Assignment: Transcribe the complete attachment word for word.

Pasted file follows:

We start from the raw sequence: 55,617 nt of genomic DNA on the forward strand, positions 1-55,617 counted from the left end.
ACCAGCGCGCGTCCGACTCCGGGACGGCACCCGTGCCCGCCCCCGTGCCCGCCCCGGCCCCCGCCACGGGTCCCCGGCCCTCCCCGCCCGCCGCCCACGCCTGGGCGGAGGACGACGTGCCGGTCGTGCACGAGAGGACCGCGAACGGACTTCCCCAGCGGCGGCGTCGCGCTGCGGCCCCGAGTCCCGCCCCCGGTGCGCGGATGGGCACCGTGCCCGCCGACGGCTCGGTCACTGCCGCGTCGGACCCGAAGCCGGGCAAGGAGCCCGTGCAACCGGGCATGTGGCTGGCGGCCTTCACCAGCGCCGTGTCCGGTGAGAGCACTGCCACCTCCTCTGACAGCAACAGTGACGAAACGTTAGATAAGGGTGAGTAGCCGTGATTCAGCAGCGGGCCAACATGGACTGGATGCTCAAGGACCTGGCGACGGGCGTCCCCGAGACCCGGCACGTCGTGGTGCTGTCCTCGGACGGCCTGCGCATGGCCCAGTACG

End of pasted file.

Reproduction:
We start from the raw sequence: 55,617 nt of genomic DNA on the forward strand, positions 1-55,617 counted from the left end.
ACCAGCGCGCGTCCGACTCCGGGACGGCACCCGTGCCCGCCCCCGTGCCCGCCCCGGCCCCCGCCACGGGTCCCCGGCCCTCCCCGCCCGCCGCCCACGCCTGGGCGGAGGACGACGTGCCGGTCGTGCACGAGAGGACCGCGAACGGACTTCCCCAGCGGCGGCGTCGCGCTGCGGCCCCGAGTCCCGCCCCCGGTGCGCGGATGGGCACCGTGCCCGCCGACGGCTCGGTCACTGCCGCGTCGGACCCGAAGCCGGGCAAGGAGCCCGTGCAACCGGGCATGTGGCTGGCGGCCTTCACCAGCGCCGTGTCCGGTGAGAGCACTGCCACCTCCTCTGACAGCAACAGTGACGAAACGTTAGATAAGGGTGAGTAGCCGTGATTCAGCAGCGGGCCAACATGGACTGGATGCTCAAGGACCTGGCGACGGGCGTCCCCGAGACCCGGCACGTCGTGGTGCTGTCCTCGGACGGCCTGCGCATGGCCCAGTACG